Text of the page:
Duality Quantum Photonics: Shaping the Future of Scalable Photonic Quantum Hardware

Duality Quantum Photonics: Shaping the Future of Scalable Photonic Quantum Hardware

Over the past two decades, startups and tech giants alike have tirelessly pushed quantum hardware to greater qubit numbers. But despite significant investments and remarkable progress, excessively high error rates are still a critical problem that hinders the commercial viability of quantum computers. 

When you assemble error-prone components into a complex system, it only exacerbates the challenge of managing these errors, so there’s a need for fundamentally better quantum hardware. Anthony Laing co-founded Duality Quantum Photonics in 2020 to tackle the barriers to scalable photonic quantum hardware.

Learn more about the future of integrated quantum photonics from our interview with the co-founder and CEO, Anthony Laing: 

Why Did You Start Duality Quantum Photonics?

Following an academic career path after my PhD, I became a research fellow, then a university lecturer, and then a full professor at the University of Bristol. Overall, I’ve spent nearly two decades researching quantum information science and photonic quantum technologies. 

In 2018, I was wrapping up a long-running research project on quantum simulations using integrated photonics. The research line began as a small curiosity about the mathematical similarities between photons in waveguides and vibrations in molecules. But it ultimately grew into a much larger effort, being the subject of an EPSRC Fellowship and a work package in the UK Quantum Computing and Simulation Hub. The results were reported across papers in high-profile journals such as Science and Nature and comprised the research efforts of a very talented team. It felt like the end of an era.

During that era, my interests had evolved from foundational research into quantum information science and toward quantum technologies, partly because I had applied the former to make discoveries in the latter. I understood that overcoming the hurdles to scalable quantum hardware required some new thinking, and I wanted to get on with developing solutions. At the same time, quantum technologies were increasingly being regarded as ripe for commercialization. While funding for academic research in quantum technologies is still increasing, greater resources are available to companies for R&D into scaling quantum technologies. 

I felt that it was the right time to try to connect our expertise to the real world and understand where actual market traction could be found. I also felt there was a unique opportunity, possibly once in a lifetime, to make this transition. The opportunity to strike out and start a company that could make a real difference in the world outweighed the risks.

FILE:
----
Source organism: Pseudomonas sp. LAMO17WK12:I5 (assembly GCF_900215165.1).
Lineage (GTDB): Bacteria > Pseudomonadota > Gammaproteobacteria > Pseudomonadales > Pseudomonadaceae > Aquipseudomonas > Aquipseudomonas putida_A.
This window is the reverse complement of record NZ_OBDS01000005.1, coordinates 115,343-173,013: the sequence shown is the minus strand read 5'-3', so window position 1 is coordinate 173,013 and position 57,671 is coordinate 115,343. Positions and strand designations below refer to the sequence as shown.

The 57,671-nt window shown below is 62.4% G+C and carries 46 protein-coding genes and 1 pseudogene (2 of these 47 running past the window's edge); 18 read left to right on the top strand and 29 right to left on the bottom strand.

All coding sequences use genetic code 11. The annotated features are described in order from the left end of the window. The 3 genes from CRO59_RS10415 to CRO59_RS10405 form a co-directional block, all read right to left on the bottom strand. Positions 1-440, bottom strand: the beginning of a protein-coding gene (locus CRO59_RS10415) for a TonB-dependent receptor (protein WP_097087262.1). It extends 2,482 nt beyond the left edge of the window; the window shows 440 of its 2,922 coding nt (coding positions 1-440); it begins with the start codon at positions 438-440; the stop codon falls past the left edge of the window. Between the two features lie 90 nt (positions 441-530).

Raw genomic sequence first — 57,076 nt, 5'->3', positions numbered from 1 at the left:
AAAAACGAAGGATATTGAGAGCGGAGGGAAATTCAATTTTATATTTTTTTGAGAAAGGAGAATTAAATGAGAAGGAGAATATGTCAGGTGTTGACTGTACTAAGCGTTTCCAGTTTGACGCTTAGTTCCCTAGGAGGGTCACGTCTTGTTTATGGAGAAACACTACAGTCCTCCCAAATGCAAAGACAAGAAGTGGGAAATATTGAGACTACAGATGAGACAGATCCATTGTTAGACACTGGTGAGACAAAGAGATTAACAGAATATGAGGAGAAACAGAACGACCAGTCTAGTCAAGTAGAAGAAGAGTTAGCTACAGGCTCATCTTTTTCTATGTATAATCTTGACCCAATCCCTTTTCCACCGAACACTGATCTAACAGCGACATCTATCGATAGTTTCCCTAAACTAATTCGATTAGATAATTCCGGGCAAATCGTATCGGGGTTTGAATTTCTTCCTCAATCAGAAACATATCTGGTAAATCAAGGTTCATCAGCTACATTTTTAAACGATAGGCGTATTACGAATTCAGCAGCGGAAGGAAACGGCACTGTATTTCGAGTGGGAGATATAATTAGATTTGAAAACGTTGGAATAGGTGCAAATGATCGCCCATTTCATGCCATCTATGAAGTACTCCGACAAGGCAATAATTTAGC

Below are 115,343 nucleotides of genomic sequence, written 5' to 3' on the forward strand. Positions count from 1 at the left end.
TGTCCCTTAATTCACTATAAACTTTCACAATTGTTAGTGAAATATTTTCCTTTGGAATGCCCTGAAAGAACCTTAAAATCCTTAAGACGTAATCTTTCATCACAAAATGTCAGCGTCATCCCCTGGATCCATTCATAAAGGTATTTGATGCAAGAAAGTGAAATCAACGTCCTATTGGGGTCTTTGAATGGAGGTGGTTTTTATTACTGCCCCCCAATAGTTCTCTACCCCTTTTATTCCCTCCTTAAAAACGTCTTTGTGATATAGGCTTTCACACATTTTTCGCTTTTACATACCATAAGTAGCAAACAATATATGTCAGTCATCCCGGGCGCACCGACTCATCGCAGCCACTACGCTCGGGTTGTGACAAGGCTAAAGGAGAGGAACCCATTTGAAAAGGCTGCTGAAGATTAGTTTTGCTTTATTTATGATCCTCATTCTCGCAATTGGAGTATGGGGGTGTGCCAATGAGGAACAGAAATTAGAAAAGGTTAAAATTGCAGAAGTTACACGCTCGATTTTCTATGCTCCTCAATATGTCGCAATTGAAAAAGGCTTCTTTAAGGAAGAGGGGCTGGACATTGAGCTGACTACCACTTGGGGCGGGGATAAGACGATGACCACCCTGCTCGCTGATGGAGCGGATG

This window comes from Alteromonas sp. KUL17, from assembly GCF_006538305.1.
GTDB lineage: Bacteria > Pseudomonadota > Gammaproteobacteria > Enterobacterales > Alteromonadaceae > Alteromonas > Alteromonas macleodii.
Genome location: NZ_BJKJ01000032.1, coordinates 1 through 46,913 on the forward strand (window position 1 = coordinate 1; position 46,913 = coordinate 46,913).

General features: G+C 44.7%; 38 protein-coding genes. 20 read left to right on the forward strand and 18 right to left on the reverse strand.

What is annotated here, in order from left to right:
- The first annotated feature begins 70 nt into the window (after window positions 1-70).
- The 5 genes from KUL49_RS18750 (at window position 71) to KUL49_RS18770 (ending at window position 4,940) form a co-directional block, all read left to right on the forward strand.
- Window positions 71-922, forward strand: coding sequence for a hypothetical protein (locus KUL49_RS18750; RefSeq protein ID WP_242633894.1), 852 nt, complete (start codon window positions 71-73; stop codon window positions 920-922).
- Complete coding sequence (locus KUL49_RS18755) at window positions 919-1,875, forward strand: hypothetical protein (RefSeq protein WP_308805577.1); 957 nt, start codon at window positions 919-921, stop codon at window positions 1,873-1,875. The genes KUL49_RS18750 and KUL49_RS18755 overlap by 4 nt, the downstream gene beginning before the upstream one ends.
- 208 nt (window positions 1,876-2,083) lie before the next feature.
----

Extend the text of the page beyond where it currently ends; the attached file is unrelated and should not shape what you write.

I got in touch with Alberto Politi and asked him if he’d be interested in co-founding a company. Alberto and I were PhD students together in Bristol. His thesis, “Integrated Quantum Photonics,” literally put the quantum into photonic chips. He later did a postdoc in Santa Barbara, where he learned nanofabrication, before coming back to the UK to start a nano-photonics lab at the University of Southampton. 

We liked the idea of doing the full prototyping cycle from concept to chip design, fabrication, and testing, all in-house. Duality is headquartered in Bristol (UK), where it designs and tests photonic chips. Bristol typically appears high on shortlists of Europe’s most desirable cities to live in and is home to a thriving technology ecosystem with several other quantum startups. The company’s sister site is in Southampton, where Alberto leads our in-house chip fabrication through commercial leasing of the University of Southampton’s clean room infrastructure.

Our approach to building quantum photonic hardware has been influenced by our experiences in having to design quantum circuits around limitations in chip fabrication that were intended for electronics rather than for quantum photonics. We wanted to develop fabrication and components specifically for photonic quantum technologies. A handful of other talented and independently minded people with backgrounds in quantum science and engineering joined us, and we got to work.

What is Integrated Quantum Photonics?